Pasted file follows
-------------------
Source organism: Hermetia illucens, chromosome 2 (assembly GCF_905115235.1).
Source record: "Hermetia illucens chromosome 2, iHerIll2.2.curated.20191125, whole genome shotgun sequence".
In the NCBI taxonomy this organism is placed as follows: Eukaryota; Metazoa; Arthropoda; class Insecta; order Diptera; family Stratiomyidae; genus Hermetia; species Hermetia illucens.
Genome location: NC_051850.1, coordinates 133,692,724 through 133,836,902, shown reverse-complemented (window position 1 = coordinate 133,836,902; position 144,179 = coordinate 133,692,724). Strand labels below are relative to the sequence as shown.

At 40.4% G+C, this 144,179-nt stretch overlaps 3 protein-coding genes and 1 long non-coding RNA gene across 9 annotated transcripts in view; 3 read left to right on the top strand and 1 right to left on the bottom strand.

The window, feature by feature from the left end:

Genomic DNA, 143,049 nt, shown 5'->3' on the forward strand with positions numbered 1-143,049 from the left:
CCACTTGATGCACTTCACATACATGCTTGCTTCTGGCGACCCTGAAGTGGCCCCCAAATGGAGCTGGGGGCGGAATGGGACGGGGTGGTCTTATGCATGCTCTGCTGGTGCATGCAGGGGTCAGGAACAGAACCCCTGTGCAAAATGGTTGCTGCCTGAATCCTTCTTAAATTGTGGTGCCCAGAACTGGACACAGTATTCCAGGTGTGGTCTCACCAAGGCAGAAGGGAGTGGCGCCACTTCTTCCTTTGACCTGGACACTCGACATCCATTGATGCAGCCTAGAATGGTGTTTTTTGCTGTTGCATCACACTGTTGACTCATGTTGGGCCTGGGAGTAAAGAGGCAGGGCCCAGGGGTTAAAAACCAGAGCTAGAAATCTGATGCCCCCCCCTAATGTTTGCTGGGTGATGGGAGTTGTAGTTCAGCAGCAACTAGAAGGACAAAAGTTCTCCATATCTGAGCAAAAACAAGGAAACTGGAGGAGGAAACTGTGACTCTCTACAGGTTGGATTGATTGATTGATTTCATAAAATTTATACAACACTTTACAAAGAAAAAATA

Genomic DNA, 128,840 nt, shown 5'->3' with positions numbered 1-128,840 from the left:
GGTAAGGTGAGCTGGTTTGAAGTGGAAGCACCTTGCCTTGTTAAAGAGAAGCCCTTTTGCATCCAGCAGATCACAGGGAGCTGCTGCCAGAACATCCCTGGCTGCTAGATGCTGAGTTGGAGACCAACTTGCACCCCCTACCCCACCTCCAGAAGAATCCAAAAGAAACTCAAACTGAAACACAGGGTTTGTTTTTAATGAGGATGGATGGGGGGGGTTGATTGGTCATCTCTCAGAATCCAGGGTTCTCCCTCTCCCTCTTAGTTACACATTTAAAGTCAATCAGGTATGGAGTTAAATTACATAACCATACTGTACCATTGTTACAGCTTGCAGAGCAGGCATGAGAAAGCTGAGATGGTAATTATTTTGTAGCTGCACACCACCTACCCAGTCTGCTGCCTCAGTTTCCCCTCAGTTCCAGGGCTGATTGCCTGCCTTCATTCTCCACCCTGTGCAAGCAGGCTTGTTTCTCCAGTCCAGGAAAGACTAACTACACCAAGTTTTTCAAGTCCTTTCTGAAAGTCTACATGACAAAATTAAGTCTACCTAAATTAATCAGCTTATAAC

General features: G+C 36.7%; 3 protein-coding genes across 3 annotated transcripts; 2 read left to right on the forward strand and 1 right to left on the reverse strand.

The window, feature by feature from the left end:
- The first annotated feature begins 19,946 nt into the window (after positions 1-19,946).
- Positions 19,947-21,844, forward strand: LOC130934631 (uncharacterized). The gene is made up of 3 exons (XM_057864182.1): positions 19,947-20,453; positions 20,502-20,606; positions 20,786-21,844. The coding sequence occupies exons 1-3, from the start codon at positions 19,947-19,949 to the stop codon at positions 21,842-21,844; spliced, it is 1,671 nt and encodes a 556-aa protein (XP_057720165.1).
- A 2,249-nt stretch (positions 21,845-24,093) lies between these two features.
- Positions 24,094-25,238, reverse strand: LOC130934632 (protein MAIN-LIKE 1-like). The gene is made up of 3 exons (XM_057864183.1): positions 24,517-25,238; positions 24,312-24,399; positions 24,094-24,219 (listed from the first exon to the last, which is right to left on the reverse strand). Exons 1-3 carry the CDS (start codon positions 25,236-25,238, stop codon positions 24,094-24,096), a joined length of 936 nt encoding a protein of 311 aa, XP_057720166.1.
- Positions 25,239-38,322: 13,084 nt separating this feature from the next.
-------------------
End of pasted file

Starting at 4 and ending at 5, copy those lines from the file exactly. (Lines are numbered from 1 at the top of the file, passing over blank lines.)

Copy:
Genome location: NC_051850.1, coordinates 133,692,724 through 133,836,902, shown reverse-complemented (window position 1 = coordinate 133,836,902; position 144,179 = coordinate 133,692,724). Strand labels below are relative to the sequence as shown.

At 40.4% G+C, this 144,179-nt stretch overlaps 3 protein-coding genes and 1 long non-coding RNA gene across 9 annotated transcripts in view; 3 read left to right on the top strand and 1 right to left on the bottom strand.